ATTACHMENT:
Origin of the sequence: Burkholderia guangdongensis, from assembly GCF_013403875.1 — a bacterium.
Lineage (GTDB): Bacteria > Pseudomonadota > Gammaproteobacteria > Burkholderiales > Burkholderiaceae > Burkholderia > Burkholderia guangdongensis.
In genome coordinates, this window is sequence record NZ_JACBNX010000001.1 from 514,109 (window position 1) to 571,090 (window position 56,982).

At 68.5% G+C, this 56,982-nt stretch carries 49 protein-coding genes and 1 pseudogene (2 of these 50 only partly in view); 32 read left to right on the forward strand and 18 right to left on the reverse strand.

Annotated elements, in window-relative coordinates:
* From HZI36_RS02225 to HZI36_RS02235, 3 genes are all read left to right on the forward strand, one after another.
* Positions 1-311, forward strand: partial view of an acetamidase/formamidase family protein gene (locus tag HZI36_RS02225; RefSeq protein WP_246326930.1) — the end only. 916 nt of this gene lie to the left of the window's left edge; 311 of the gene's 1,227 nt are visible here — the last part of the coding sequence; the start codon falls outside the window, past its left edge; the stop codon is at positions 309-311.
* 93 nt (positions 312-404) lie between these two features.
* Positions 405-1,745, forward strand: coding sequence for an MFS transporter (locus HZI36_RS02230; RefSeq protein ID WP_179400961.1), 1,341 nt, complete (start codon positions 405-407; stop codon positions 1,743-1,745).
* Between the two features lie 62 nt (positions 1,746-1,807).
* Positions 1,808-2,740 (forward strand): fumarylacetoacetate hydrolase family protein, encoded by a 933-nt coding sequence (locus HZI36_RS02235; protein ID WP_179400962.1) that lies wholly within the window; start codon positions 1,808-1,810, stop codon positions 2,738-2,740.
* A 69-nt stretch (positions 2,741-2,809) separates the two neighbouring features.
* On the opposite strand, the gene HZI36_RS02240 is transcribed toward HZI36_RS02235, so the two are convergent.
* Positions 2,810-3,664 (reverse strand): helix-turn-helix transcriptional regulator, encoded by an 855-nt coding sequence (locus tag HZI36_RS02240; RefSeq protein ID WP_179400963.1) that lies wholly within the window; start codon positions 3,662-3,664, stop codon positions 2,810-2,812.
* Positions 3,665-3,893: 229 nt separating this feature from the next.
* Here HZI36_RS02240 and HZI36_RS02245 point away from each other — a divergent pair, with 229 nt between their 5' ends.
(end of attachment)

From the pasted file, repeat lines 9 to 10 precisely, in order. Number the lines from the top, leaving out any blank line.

* Positions 405-1,745, forward strand: coding sequence for an MFS transporter (locus HZI36_RS02230; RefSeq protein ID WP_179400961.1), 1,341 nt, complete (start codon positions 405-407; stop codon positions 1,743-1,745).
* Between the two features lie 62 nt (positions 1,746-1,807).